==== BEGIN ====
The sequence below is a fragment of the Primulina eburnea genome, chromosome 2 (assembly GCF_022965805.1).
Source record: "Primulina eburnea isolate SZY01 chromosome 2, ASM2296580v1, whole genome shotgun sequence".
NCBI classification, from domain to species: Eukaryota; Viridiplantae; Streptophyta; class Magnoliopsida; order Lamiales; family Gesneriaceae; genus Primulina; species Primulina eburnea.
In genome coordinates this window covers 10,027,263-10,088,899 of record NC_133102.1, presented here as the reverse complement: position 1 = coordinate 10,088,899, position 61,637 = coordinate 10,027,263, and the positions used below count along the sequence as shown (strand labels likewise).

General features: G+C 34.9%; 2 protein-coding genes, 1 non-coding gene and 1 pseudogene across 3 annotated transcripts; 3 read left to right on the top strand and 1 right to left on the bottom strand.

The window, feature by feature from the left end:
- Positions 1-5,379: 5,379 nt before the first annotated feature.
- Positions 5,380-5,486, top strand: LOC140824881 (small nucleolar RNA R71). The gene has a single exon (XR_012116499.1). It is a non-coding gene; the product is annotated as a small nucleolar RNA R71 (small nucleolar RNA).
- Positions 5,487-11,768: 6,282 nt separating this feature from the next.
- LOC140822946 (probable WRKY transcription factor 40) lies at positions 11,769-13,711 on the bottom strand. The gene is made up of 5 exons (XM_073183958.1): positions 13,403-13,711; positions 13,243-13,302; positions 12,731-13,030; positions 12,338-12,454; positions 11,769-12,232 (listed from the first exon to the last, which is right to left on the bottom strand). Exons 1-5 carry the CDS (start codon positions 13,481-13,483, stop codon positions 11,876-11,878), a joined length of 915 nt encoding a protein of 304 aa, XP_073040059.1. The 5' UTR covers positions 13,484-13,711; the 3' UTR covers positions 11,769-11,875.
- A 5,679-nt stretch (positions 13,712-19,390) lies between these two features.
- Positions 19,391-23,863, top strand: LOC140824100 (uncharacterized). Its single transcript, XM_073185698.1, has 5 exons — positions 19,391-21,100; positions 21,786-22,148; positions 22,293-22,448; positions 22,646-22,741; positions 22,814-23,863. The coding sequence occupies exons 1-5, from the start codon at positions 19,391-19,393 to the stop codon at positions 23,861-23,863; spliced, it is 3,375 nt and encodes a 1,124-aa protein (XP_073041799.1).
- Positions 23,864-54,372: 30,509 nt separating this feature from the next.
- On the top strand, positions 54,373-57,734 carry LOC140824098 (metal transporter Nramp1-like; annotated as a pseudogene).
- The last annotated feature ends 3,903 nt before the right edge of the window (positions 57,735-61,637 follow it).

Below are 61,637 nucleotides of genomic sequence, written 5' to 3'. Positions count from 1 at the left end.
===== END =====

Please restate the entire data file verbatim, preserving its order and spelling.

The sequence below is a fragment of the Primulina eburnea genome, chromosome 2 (assembly GCF_022965805.1).
Source record: "Primulina eburnea isolate SZY01 chromosome 2, ASM2296580v1, whole genome shotgun sequence".
NCBI classification, from domain to species: Eukaryota; Viridiplantae; Streptophyta; class Magnoliopsida; order Lamiales; family Gesneriaceae; genus Primulina; species Primulina eburnea.
In genome coordinates this window covers 10,027,263-10,088,899 of record NC_133102.1, presented here as the reverse complement: position 1 = coordinate 10,088,899, position 61,637 = coordinate 10,027,263, and the positions used below count along the sequence as shown (strand labels likewise).

General features: G+C 34.9%; 2 protein-coding genes, 1 non-coding gene and 1 pseudogene across 3 annotated transcripts; 3 read left to right on the top strand and 1 right to left on the bottom strand.

The window, feature by feature from the left end:
- Positions 1-5,379: 5,379 nt before the first annotated feature.
- Positions 5,380-5,486, top strand: LOC140824881 (small nucleolar RNA R71). The gene has a single exon (XR_012116499.1). It is a non-coding gene; the product is annotated as a small nucleolar RNA R71 (small nucleolar RNA).
- Positions 5,487-11,768: 6,282 nt separating this feature from the next.
- LOC140822946 (probable WRKY transcription factor 40) lies at positions 11,769-13,711 on the bottom strand. The gene is made up of 5 exons (XM_073183958.1): positions 13,403-13,711; positions 13,243-13,302; positions 12,731-13,030; positions 12,338-12,454; positions 11,769-12,232 (listed from the first exon to the last, which is right to left on the bottom strand). Exons 1-5 carry the CDS (start codon positions 13,481-13,483, stop codon positions 11,876-11,878), a joined length of 915 nt encoding a protein of 304 aa, XP_073040059.1. The 5' UTR covers positions 13,484-13,711; the 3' UTR covers positions 11,769-11,875.
- A 5,679-nt stretch (positions 13,712-19,390) lies between these two features.
- Positions 19,391-23,863, top strand: LOC140824100 (uncharacterized). Its single transcript, XM_073185698.1, has 5 exons — positions 19,391-21,100; positions 21,786-22,148; positions 22,293-22,448; positions 22,646-22,741; positions 22,814-23,863. The coding sequence occupies exons 1-5, from the start codon at positions 19,391-19,393 to the stop codon at positions 23,861-23,863; spliced, it is 3,375 nt and encodes a 1,124-aa protein (XP_073041799.1).
- Positions 23,864-54,372: 30,509 nt separating this feature from the next.
- On the top strand, positions 54,373-57,734 carry LOC140824098 (metal transporter Nramp1-like; annotated as a pseudogene).
- The last annotated feature ends 3,903 nt before the right edge of the window (positions 57,735-61,637 follow it).

Below are 61,637 nucleotides of genomic sequence, written 5' to 3'. Positions count from 1 at the left end.